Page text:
Joint replacement and revision surgery
Published: 2021-02-17

Impact of a fast track protocol on the development of heterotopic ossification following hip arthroplasty

Department of Orthopaedic Surgery, Fiemme Hospital, Cavalese, Azienda Provinciale per i Servizi Sanitari Provincia Autonoma di Trento, Italy
Department of Orthopaedic Surgery, Fiemme Hospital, Cavalese, Azienda Provinciale per i Servizi Sanitari Provincia Autonoma di Trento, Italy
Department of Orthopaedic Surgery, Fiemme Hospital, Cavalese, Azienda Provinciale per i Servizi Sanitari Provincia Autonoma di Trento, Italy
Department of Orthopaedic Surgery, Fiemme Hospital, Cavalese, Azienda Provinciale per i Servizi Sanitari Provincia Autonoma di Trento, Italy

Abstract

Objective: Hip arthroplasty (HA) is a successful surgical procedure but periarticular heterotopic ossification (HO) represents an uncommon cause of dissatisfaction. Although some  risk factors for the development of HO have been identified, little is known about the influence of a fast track program on the incidence of HO after HA.

Methods: we enrolled 135 patients who underwent hip arthroplasty by a direct lateral approach; patients were divided into two groups with regard to the introduction of a fast track protocol.Aim of our study was to compare the incidence of post operative HO before (B-FT group) and after the enforcement of a Fast Track program (A-FT) at our hospital.

Results: A total of 135 hip arthroplasty patients were eligible due to the criteria of the present study. The overall incidence of HO resulted of 45%. We found a lower incidence of heterotopic ossification in the A-FT group compared to the B-FT group (33 vs 59%). Furthermore, considering only Brooker grade III and IV, we found an incidence of 19% in the B-FT group and 9% in the A-FT group.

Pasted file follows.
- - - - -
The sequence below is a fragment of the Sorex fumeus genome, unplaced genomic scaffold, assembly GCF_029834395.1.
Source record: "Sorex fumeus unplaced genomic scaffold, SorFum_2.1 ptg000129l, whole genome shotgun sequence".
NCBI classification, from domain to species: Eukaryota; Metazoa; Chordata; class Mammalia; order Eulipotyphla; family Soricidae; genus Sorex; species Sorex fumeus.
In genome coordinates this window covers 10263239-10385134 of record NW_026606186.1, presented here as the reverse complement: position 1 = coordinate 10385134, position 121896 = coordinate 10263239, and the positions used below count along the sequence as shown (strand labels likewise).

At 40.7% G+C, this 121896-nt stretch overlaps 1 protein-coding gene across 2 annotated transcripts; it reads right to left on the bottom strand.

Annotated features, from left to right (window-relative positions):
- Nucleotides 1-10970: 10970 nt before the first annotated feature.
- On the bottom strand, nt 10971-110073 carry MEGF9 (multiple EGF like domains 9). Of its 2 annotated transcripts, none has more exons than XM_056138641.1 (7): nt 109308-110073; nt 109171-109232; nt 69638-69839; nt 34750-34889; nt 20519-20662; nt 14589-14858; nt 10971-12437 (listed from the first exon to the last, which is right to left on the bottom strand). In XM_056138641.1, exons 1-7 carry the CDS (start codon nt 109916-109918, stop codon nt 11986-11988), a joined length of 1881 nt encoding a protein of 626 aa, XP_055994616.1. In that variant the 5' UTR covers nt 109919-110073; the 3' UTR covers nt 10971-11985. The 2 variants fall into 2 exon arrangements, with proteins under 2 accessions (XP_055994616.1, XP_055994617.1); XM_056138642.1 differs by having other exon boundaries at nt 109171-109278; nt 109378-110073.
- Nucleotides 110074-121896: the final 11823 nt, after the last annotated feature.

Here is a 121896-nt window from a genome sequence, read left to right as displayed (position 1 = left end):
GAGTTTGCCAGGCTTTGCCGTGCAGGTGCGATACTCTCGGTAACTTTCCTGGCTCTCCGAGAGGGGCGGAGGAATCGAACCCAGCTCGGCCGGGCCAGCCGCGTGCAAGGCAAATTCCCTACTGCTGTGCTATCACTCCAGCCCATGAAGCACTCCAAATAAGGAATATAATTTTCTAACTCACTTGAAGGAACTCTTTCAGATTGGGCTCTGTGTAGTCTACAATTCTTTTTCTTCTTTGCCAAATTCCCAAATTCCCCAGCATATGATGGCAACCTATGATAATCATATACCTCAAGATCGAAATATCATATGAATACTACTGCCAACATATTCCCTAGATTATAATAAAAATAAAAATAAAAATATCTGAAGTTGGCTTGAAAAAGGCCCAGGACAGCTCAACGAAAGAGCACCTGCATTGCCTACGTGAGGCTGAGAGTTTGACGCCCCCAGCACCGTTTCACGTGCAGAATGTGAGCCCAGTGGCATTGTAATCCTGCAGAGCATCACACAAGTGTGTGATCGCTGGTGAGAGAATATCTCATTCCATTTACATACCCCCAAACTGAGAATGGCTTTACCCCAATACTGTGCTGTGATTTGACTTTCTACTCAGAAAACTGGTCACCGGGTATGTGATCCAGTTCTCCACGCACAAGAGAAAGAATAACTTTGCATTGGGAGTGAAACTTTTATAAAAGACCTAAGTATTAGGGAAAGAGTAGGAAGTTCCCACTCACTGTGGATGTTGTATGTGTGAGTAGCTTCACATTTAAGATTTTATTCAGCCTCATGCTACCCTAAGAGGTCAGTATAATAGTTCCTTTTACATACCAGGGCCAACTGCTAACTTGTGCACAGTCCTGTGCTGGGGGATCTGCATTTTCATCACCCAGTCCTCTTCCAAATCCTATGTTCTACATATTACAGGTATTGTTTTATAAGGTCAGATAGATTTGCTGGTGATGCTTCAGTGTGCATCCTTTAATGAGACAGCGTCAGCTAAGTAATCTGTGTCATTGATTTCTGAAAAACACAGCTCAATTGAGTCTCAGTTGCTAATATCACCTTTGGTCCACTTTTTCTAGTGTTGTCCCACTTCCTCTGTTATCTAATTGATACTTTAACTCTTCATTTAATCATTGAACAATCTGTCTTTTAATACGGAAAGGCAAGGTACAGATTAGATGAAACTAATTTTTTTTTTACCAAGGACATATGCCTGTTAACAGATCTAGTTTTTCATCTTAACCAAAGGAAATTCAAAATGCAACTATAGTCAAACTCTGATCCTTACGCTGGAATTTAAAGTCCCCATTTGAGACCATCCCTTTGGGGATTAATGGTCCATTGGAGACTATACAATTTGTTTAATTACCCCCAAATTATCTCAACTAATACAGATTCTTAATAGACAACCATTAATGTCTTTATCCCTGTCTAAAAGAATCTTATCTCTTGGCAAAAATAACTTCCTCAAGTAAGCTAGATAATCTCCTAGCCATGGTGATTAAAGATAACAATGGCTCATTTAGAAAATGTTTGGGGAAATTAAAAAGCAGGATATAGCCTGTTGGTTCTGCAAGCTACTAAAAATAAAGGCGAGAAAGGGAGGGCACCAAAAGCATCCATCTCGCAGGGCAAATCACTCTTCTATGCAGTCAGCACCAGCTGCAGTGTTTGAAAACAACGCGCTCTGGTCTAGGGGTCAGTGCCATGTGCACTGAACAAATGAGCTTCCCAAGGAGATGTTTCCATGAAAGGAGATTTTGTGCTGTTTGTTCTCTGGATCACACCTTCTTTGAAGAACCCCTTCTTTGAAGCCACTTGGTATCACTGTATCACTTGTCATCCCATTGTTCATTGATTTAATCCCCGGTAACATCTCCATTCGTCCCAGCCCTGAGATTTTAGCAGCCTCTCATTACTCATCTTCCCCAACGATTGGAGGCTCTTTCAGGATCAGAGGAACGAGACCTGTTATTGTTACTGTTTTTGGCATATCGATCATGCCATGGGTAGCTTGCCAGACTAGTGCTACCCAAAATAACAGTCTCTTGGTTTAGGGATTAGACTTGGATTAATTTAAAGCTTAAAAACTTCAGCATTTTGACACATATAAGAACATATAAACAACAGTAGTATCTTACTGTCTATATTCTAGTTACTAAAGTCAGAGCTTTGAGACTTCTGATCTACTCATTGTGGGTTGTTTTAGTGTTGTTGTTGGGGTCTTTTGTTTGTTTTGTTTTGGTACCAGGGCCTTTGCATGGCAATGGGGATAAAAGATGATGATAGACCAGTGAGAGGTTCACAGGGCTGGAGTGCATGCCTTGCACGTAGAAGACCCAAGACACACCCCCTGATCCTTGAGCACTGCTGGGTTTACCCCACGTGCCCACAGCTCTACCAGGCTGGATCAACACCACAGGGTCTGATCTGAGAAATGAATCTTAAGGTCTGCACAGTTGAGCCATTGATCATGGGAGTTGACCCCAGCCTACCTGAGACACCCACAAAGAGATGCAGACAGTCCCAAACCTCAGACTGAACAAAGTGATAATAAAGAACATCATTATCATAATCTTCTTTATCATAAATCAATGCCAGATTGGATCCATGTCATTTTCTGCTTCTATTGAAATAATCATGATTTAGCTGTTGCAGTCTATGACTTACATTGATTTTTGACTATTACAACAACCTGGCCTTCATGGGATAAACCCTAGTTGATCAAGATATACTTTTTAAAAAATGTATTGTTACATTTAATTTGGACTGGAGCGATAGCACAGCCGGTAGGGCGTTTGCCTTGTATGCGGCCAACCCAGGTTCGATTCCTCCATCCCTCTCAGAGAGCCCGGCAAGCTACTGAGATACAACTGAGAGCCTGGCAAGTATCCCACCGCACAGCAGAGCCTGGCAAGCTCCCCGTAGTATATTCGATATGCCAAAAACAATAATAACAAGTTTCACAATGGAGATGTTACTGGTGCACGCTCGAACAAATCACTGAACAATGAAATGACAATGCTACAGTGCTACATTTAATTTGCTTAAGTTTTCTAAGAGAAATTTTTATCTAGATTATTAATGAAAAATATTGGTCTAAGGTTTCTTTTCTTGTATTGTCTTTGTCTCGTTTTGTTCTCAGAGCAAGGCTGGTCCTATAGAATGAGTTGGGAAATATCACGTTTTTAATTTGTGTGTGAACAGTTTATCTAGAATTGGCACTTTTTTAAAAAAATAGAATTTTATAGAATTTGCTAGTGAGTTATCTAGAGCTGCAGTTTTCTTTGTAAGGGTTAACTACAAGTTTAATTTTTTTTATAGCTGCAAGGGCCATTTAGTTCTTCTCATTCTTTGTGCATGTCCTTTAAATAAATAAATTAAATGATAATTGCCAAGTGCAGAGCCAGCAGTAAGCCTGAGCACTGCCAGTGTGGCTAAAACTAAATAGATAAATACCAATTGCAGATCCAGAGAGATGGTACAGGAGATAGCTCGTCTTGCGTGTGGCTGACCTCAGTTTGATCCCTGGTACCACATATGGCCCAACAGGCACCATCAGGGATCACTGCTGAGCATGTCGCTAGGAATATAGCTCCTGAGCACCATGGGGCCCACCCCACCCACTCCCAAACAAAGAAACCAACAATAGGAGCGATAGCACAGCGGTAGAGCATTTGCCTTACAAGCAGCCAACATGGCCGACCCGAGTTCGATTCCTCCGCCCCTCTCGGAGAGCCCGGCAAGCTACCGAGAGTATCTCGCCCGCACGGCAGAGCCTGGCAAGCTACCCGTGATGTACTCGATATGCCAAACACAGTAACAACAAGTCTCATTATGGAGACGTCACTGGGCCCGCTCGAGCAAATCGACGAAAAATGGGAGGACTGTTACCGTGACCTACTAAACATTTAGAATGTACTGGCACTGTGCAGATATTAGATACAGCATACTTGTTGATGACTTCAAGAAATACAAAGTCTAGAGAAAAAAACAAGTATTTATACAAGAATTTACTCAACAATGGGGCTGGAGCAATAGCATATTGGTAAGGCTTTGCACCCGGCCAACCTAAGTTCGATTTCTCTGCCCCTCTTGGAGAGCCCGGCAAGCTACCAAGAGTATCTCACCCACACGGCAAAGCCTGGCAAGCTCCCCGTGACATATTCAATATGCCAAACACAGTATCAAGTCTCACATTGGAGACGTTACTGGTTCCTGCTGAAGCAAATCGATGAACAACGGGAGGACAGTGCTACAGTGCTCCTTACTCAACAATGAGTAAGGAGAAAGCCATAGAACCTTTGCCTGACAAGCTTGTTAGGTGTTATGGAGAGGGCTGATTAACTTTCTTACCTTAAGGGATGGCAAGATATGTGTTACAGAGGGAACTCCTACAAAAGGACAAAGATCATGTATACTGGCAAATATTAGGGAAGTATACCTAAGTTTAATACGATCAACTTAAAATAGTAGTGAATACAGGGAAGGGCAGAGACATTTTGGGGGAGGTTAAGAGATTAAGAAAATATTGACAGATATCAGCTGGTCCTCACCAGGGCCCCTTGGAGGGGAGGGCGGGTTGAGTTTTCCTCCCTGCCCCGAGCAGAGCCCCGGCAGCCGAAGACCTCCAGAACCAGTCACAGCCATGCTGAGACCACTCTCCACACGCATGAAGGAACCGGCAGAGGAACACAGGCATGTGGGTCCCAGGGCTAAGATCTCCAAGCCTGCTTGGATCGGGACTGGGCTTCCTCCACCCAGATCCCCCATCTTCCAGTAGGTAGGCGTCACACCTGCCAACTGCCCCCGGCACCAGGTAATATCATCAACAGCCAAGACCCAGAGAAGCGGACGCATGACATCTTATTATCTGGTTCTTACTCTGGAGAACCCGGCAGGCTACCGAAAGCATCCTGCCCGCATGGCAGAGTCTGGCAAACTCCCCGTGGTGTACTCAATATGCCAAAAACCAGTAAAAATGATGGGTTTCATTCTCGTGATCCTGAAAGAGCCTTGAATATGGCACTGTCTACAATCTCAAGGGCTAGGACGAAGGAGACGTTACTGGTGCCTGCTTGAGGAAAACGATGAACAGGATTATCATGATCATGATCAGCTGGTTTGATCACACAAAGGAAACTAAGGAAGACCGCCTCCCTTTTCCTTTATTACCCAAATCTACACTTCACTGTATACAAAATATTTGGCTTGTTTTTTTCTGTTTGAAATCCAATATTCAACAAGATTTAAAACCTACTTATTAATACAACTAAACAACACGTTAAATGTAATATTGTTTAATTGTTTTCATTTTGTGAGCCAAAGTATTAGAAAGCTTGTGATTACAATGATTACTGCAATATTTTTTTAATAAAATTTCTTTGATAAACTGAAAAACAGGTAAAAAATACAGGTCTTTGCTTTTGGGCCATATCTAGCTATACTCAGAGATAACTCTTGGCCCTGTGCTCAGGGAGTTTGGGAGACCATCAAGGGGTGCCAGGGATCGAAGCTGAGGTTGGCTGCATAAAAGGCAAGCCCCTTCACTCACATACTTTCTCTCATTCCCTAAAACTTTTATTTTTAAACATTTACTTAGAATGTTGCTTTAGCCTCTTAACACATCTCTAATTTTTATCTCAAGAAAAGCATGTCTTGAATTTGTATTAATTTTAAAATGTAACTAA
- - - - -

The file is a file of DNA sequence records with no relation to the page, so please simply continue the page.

Conclusions: Our study support the hypothesis that the enrolment of a fast track protocol in the routinely setting of hip arthroplasty could lead to other advantages other than an enhanced recovery: a lower incidence of HO could be among them.

Introduction

Hip arthroplasty (HA) is a successful surgical procedure for the treatment of degenerative pathologies of the coxofemoral joint; good to optimal clinical results in terms of pain relief and restoration of the joint function have led HA to be defined as “the Intervention of the century” by The Lancet 1.

Despite optimal clinical results, there is still a small percentage of patients who are unsatisfied with their postoperative result: among possible causes of dissatisfaction, heterotopic ossification (HO) represents an uncommon reason of discontent 2.

Although HO is a well known nosological entity that occurs in 15 to 90% 2,3 of hip arthroplasties, the full comprehension of its aetiopathogenesis remains unclear3. HO usually develops at 4-5 weeks after positioning of the implant 2.

Different studies established high risk factors for the development of post operative HO among which male gender, hip ankylosis and previous HO 4. Other risk factors associated with the development of HO are surgical approach, age of the patient, type of the implant used, obesity, blood loss and duration of the procedure 3-5.

Different prophylactic treatment for HO have been validated 2,3,6.

Postoperative radiotherapy represents the most effective prophylaxis treatment for heterotopic ossification; although its safety has been demonstrated, some concern is raised in relation to the cost-effectiveness ratio and its availability 2.

Nonsteroidal anti-inflammatory drugs (NSAIDs) are the most commonly used treatment to prevent postoperative HO; indomethacin often represents the benchmark used for the validation of other pharmacological treatments 2,3. Other validated nonselective NSAID are ibuprofen, ketorolac and dicloreum.

Unlike nonselective NSAIDS, selective non-steroidal drugs are attractive pharmacological option due to their lower gastrointestinal side effects and lack of interaction with platelet aggregation 2: celecoxib, etoricoxib and rofecoxib have been demonstrated to be good medications in preventing HO with the former more effective than ibuprofen 2.

Although many prophylactic protocols have been validated for prevention of HO, their application in clinical practice is still sporadic mainly due to side effects of medications. Nowadays, the prescription of prophylaxis is recommended only for patients at high risk of developing HO 7.